- The Washington Times - Saturday, February 16, 2002

President Bush yesterday recommended the Yucca Mountain site in Nevada as the nation's first repository for high-level radioactive waste.
Homeland and national security considerations make storing the tons of waste in one facility necessary, Mr. Bush said. The nuclear waste currently is stored in temporary locations at 131 sites in 39 states.
"This recommendation is the culmination of two decades of intense scientific and technical disciplines necessary and appropriate for this challenging undertaking," Mr. Bush said in his official announcement to Congress.
House Minority Leader Richard A. Gephardt, Missouri Democrat, criticized Mr. Bush's decision and said there is not enough scientific knowledge to reach a conclusion about the safety of transporting and storing the waste.
Mr. Gephardt said the decision was based on politics and corporate energy interests and that he will work with Senate Democrat leaders to overturn it in Congress.
"I am deeply disappointed by the administration's decision on Yucca Mountain," Mr. Gephardt said. "The people of Nevada deserve a more thorough process of investigation and review before making a determination that could have a tremendous adverse impact on their lives."
Mr. Bush said he is confident of the 20 years of scientific research, which has cost taxpayers $4 billion, that has concluded Yucca Mountain is a safe site. Energy Secretary Spencer Abraham made the recommendation to Mr. Bush late Thursday and said the scientific data is sound.
"I urge the Congress to undertake any necessary legislative action on this recommendation in an expedited and bipartisan fashion," Mr. Bush said.
Congress will need a majority vote by both houses to uphold the decision.
Nevada's Republican governor, Kenny Guinn, said he was outraged. Within hours, Nevada filed suit in federal court arguing the way the Energy Department came to its conclusions in recommending the site violated a 1982 nuclear waste law. The suit had been expected.
Nuclear power produces 20 percent of the nation's energy, and 40 percent of the Navy's fleet depends on nuclear power, a White House spokesman said. Mr. Bush's decision marks a major step in the decades-long dispute over what to do with the waste generated by commercial nuclear power plants and by the government nuclear weapons program.
Yucca Mountain is located on federal land in an isolated area 100 miles from Las Vegas, and the storage facility is 1,000 feet underground.
House Speaker J. Dennis Hastert, Illinois Republican, called the announcement a wise decision and has pledged to quickly move the measure through the House. "After two decades of study, we know this remote location beneath the Nevada desert is a safe, secure and viable site and should be completed without further delay," Mr. Hastert said.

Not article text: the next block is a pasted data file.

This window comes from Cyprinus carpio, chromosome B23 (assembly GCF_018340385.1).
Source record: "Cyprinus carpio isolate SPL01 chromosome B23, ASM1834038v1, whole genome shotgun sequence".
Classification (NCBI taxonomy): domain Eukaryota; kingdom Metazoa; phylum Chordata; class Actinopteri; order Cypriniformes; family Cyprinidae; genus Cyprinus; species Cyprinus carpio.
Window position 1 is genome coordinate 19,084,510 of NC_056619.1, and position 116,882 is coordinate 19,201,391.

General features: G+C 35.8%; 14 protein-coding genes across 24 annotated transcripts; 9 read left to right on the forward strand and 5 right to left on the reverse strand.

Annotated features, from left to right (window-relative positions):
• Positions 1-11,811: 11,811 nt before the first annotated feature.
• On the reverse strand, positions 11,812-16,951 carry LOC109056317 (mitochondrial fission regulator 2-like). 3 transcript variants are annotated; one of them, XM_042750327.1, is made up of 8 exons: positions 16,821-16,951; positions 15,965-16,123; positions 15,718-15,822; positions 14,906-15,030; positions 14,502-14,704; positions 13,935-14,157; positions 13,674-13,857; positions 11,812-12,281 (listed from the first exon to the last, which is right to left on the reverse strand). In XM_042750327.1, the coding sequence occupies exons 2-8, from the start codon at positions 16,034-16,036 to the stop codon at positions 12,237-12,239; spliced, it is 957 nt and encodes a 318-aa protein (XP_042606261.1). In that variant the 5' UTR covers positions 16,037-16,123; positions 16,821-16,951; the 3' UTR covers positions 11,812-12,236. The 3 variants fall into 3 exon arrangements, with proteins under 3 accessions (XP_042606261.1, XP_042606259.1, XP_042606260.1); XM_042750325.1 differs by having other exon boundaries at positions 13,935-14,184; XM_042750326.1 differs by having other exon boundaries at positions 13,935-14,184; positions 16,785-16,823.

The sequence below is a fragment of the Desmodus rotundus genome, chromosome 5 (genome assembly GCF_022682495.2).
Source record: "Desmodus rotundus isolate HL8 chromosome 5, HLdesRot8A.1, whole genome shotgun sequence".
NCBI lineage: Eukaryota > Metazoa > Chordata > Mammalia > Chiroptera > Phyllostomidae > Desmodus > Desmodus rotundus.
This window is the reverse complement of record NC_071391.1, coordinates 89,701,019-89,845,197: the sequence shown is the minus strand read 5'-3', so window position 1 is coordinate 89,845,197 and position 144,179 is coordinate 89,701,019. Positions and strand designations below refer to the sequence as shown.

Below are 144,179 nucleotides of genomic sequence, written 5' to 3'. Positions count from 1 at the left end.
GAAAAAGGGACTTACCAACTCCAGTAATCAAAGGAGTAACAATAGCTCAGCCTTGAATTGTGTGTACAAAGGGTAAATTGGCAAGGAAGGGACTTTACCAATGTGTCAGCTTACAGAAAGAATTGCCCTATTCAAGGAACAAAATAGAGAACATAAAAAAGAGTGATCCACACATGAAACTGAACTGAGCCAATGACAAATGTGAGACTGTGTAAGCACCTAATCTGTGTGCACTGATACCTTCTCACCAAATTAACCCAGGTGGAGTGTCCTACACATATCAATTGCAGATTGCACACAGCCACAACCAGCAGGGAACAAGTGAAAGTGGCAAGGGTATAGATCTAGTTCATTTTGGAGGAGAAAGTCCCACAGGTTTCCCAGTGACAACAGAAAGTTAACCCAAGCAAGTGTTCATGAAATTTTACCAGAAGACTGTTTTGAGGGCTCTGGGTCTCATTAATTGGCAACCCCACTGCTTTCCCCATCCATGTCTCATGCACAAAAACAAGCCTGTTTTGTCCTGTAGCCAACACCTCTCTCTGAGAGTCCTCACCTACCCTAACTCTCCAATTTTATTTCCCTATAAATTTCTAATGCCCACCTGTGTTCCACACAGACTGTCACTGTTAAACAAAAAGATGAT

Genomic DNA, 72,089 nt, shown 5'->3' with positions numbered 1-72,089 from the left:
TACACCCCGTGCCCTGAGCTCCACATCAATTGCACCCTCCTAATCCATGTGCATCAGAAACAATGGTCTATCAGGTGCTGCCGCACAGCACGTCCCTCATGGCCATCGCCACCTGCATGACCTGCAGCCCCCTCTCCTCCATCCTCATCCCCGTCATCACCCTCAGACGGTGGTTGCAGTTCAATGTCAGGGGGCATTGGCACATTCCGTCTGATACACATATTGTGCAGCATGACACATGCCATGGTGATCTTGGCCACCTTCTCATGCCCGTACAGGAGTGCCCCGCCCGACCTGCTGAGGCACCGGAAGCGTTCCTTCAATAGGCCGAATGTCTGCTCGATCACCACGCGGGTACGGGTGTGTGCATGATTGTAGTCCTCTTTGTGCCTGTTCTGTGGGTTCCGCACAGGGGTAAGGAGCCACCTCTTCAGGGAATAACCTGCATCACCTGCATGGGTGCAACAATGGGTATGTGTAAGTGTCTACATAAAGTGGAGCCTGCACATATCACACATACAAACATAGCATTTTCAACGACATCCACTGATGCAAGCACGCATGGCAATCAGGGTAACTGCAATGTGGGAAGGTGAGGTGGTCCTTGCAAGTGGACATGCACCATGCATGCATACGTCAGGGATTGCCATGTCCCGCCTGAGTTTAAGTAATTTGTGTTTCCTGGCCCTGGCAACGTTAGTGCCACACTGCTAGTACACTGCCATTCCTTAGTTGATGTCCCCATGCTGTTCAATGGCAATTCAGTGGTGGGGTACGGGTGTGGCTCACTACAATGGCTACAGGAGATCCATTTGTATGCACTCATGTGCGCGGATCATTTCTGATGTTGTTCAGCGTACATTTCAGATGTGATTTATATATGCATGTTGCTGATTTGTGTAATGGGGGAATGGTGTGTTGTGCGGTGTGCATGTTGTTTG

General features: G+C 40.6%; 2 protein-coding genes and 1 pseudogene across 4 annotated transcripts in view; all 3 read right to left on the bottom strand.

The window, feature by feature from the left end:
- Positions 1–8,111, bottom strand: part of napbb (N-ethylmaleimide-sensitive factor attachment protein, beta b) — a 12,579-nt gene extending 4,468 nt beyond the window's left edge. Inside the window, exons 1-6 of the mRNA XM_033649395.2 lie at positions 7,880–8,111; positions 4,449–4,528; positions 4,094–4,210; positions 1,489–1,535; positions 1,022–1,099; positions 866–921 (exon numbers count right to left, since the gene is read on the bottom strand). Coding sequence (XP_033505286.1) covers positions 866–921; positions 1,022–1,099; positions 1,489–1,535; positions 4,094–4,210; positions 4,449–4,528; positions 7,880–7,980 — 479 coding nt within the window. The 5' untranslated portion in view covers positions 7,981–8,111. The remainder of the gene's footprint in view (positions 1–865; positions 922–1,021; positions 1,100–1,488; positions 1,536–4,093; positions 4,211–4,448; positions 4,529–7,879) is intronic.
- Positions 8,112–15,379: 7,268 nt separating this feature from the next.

"In these times, Americans deserve the peace of mind that spent nuclear fuel will be consolidated into one secure location, rather than scattered across the country in over 130 various sites," Mr. Hastert said.
More than 161 million people live within 75 miles of the current locations designed to be temporary storage containers. The temporary sites should be able to withstand current terrorist threats, but that may not be the case in the future, Mr. Abraham said.
"These materials would be far better secured in a deep underground repository at Yucca Mountain," Mr. Abraham said.
Nevada has 60 days to submit a notice of disapproval to Congress, where supporters and opponents are lining up for battle. Filibusters are prohibited, and lawmakers have a 90-day legislative clock to pass the measure.
"That is where the game will be played," said John Sununu, co-chairman of the Yucca Mountain Initiative, sponsored by the U.S. Chamber of Commerce. "This is the right national policy, and this is the right time," said Mr. Sununu, who is a former governor of New Hampshire and White House chief of staff to former President George Bush.
The proposal also faces legal challenges from Nevada Republican Sen. John Ensign, and Sen. Harry Reid, Democrat and assistant majority leader.
Mr. Reid declined to comment this week on their legislative strategy. But the state of Nevada has hired former Senate Parliamentarian Robert B. Dove as its consultant.
Mr. Dove is a 35-year veteran of Capitol Hill and was appointed to the parliamentarian post in 1981. He was fired last year by then-Majority Leader Trent Lott, Mississippi Republican, reportedly for inconsistencies in his rulings during the budget battle.
Mr. Dove said he was hired by Mr. Guinn for his parliamentarian savvy to defeat the measure when it reaches the Senate.
"One of the things about the Senate, which I gathered from 35 years of working there, is it is always easier to play defense than offense. There are so many ways to stop things," Mr. Dove said.
Mr. Dove would not discuss the advice he is giving his clients, including whether to play out the legislative clock, which is expected to be limited during this election year.
With Mr. Dove leading the opposition, Mr. Sununu predicts the strategy to block the measure will be to find an "arcane technical procedure to thwart the intent of the original legislation."
The Yucca Mountain issue will most likely be turned into a "political football" that will be won or lost on a technicality, Mr. Sununu said.
Congress required a deep underground repository to store radioactive waste in the 1982 passage of the Nuclear Waste Policy Act. The energy secretary was directed by Congress in 1987 to investigate and recommend to the president whether Yucca Mountain would be a safe site.
Bill Sammon and the Associated Press contributed to this report.


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